Description of Invesco QQQ Trust

Invesco QQQ Trust, Series 1 ETF

Statistics of Invesco QQQ Trust (YTD)

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TotalReturn:

'Total return is the amount of value an investor earns from a security over a specific period, typically one year, when all distributions are reinvested. Total return is expressed as a percentage of the amount invested. For example, a total return of 20% means the security increased by 20% of its original value due to a price increase, distribution of dividends (if a stock), coupons (if a bond) or capital gains (if a fund). Total return is a strong measure of an investment’s overall performance.'

Applying this definition to our asset in some examples:
  • Compared with the benchmark SPY (66.2%) in the period of the last 5 years, the total return of 112.3% of Invesco QQQ Trust is greater, thus better.
  • Looking at total return in of 70.8% in the period of the last 3 years, we see it is relatively larger, thus better in comparison to SPY (45.7%).

CAGR:

'The compound annual growth rate isn't a true return rate, but rather a representational figure. It is essentially a number that describes the rate at which an investment would have grown if it had grown the same rate every year and the profits were reinvested at the end of each year. In reality, this sort of performance is unlikely. However, CAGR can be used to smooth returns so that they may be more easily understood when compared to alternative investments.'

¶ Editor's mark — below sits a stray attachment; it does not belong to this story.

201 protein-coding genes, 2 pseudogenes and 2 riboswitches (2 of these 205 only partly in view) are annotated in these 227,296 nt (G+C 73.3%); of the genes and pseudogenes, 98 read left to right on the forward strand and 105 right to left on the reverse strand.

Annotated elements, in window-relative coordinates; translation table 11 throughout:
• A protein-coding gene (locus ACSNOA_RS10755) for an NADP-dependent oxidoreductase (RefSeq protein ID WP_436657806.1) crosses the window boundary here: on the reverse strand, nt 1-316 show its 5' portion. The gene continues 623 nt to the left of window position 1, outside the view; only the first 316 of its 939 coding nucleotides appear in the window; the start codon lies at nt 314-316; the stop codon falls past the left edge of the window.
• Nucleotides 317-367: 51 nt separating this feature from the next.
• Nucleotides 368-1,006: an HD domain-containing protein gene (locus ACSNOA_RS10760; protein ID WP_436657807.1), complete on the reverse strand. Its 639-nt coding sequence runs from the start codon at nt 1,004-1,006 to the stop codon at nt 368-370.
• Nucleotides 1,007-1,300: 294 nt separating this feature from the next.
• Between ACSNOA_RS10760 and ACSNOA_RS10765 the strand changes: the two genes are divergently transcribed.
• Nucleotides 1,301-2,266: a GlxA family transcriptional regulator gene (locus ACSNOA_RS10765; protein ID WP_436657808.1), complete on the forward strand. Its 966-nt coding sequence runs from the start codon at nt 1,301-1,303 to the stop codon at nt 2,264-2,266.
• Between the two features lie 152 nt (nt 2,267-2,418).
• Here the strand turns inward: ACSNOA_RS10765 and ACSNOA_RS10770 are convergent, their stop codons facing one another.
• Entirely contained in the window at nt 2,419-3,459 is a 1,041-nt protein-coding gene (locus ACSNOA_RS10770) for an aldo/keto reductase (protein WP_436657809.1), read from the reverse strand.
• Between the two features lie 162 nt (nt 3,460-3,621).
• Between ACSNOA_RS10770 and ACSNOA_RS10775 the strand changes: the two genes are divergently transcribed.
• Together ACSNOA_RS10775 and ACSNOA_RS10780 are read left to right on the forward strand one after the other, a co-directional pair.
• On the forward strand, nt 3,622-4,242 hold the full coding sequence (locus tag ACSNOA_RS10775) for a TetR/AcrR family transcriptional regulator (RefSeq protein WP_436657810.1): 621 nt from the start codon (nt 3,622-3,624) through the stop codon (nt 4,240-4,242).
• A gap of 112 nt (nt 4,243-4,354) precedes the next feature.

Applying this definition to our asset in some examples:
  • Compared with the benchmark SPY (10.7%) in the period of the last 5 years, the annual return (CAGR) of 16.3% of Invesco QQQ Trust is greater, thus better.
  • During the last 3 years, the annual return (CAGR) is 19.6%, which is higher, thus better than the value of 13.4% from the benchmark.

Volatility:

'Volatility is a statistical measure of the dispersion of returns for a given security or market index. Volatility can either be measured by using the standard deviation or variance between returns from that same security or market index. Commonly, the higher the volatility, the riskier the security. In the securities markets, volatility is often associated with big swings in either direction. For example, when the stock market rises and falls more than one percent over a sustained period of time, it is called a 'volatile' market.'

Applying this definition to our asset in some examples:
  • Compared with the benchmark SPY (13.3%) in the period of the last 5 years, the volatility of 16.9% of Invesco QQQ Trust is higher, thus worse.
  • Compared with SPY (12.5%) in the period of the last 3 years, the historical 30 days volatility of 16.7% is larger, thus worse.

DownVol:

'The downside volatility is similar to the volatility, or standard deviation, but only takes losing/negative periods into account.'

Which means for our asset as example:
  • Looking at the downside deviation of 19% in the last 5 years of Invesco QQQ Trust, we see it is relatively greater, thus worse in comparison to the benchmark SPY (14.6%)